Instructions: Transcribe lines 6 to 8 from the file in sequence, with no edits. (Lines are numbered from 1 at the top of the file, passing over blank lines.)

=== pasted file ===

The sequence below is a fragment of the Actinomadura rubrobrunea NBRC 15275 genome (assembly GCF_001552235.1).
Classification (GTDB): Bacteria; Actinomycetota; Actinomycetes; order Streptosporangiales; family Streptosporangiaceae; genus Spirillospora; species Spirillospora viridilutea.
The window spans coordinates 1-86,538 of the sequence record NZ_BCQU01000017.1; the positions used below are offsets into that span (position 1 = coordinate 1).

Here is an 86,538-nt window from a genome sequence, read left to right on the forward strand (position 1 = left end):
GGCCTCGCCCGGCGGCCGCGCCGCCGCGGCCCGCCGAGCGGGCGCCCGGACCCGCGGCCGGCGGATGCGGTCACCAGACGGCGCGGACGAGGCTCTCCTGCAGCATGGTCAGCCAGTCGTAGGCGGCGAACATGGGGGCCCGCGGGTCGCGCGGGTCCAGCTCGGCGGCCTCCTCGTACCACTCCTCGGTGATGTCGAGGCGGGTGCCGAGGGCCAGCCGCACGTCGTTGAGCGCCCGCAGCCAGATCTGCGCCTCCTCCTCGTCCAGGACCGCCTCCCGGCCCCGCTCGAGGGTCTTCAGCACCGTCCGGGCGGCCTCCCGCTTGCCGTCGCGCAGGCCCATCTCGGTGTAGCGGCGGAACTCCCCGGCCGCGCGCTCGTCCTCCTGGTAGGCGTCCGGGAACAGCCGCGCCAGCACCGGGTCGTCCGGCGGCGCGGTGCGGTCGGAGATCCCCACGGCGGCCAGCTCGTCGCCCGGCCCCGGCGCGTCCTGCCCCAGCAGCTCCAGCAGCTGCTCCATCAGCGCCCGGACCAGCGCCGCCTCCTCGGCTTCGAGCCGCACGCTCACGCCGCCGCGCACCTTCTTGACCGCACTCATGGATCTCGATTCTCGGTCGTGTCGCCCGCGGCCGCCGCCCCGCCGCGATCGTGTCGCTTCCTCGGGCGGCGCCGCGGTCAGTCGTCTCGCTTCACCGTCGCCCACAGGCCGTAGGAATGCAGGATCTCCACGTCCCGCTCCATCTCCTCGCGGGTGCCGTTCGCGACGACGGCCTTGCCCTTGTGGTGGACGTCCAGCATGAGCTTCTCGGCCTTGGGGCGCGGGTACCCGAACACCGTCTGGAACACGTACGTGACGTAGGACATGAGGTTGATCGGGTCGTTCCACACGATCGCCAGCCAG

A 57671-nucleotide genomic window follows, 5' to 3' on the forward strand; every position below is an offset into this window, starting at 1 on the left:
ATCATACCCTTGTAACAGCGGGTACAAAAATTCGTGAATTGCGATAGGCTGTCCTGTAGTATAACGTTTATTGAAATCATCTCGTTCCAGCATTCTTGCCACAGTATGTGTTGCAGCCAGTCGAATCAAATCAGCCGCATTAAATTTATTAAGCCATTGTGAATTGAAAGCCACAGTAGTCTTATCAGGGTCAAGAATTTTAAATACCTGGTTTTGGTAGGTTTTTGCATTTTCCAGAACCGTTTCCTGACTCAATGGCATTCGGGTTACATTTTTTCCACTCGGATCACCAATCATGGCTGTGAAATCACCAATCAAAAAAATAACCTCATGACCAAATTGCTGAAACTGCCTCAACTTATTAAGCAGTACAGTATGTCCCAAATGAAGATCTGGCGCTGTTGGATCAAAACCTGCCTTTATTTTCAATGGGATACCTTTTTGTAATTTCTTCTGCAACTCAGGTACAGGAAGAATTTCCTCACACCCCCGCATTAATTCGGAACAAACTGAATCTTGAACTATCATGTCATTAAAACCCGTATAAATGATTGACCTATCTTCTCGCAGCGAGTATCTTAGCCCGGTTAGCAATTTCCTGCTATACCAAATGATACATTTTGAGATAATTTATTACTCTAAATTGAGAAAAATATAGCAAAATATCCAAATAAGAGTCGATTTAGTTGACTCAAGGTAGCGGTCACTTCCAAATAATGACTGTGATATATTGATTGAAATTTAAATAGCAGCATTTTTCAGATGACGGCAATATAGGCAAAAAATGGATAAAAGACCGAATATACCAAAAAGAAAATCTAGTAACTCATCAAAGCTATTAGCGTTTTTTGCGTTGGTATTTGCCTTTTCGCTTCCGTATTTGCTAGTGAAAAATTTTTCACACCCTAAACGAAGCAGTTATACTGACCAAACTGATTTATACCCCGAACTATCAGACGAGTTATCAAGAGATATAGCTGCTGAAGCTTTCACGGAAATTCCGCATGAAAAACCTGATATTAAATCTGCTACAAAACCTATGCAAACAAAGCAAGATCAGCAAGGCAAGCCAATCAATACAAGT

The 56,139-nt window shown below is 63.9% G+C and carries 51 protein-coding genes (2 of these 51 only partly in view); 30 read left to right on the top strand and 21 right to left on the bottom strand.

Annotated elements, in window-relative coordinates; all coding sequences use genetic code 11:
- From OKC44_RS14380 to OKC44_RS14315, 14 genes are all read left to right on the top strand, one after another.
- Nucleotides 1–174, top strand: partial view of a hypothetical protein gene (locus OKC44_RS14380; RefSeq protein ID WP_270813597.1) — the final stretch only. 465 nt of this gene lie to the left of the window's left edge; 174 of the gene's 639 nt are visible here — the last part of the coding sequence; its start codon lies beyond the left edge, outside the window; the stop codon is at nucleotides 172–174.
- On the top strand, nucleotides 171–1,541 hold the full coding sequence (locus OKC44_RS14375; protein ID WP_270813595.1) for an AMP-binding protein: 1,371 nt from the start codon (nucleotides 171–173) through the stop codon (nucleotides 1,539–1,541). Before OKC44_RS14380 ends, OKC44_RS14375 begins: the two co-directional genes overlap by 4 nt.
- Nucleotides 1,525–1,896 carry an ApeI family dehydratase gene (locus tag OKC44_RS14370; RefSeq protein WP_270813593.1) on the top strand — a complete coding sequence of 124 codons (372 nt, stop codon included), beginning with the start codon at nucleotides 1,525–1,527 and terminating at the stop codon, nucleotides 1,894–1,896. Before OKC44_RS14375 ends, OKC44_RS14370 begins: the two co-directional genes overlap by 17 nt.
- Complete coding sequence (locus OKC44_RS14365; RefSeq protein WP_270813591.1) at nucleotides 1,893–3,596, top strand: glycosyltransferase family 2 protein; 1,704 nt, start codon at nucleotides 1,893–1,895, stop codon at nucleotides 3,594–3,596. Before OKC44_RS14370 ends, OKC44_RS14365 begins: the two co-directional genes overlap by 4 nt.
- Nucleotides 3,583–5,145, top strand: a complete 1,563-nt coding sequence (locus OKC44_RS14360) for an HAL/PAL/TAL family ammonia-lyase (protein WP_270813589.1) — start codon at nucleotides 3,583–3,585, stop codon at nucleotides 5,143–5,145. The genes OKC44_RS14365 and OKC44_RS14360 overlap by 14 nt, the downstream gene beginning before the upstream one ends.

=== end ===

A 57671-nucleotide genomic window follows, 5' to 3' on the forward strand; every position below is an offset into this window, starting at 1 on the left:
ATCATACCCTTGTAACAGCGGGTACAAAAATTCGTGAATTGCGATAGGCTGTCCTGTAGTATAACGTTTATTGAAATCATCTCGTTCCAGCATTCTTGCCACAGTATGTGTTGCAGCCAGTCGAATCAAATCAGCCGCATTAAATTTATTAAGCCATTGTGAATTGAAAGCCACAGTAGTCTTATCAGGGTCAAGAATTTTAAATACCTGGTTTTGGTAGGTTTTTGCATTTTCCAGAACCGTTTCCTGACTCAATGGCATTCGGGTTACATTTTTTCCACTCGGATCACCAATCATGGCTGTGAAATCACCAATCAAAAAAATAACCTCATGACCAAATTGCTGAAACTGCCTCAACTTATTAAGCAGTACAGTATGTCCCAAATGAAGATCTGGCGCTGTTGGATCAAAACCTGCCTTTATTTTCAATGGGATACCTTTTTGTAATTTCTTCTGCAACTCAGGTACAGGAAGAATTTCCTCACACCCCCGCATTAATTCGGAACAAACTGAATCTTGAACTATCATGTCATTAAAACCCGTATAAATGATTGACCTATCTTCTCGCAGCGAGTATCTTAGCCCGGTTAGCAATTTCCTGCTATACCAAATGATACATTTTGAGATAATTTATTACTCTAAATTGAGAAAAATATAGCAAAATATCCAAATAAGAGTCGATTTAGTTGACTCAAGGTAGCGGTCACTTCCAAATAATGACTGTGATATATTGATTGAAATTTAAATAGCAGCATTTTTCAGATGACGGCAATATAGGCAAAAAATGGATAAAAGACCGAATATACCAAAAAGAAAATCTAGTAACTCATCAAAGCTATTAGCGTTTTTTGCGTTGGTATTTGCCTTTTCGCTTCCGTATTTGCTAGTGAAAAATTTTTCACACCCTAAACGAAGCAGTTATACTGACCAAACTGATTTATACCCCGAACTATCAGACGAGTTATCAAGAGATATAGCTGCTGAAGCTTTCACGGAAATTCCGCATGAAAAACCTGATATTAAATCTGCTACAAAACCTATGCAAACAAAGCAAGATCAGCAAGGCAAGCCAATCAATACAAGT

The 56,139-nt window shown below is 63.9% G+C and carries 51 protein-coding genes (2 of these 51 only partly in view); 30 read left to right on the top strand and 21 right to left on the bottom strand.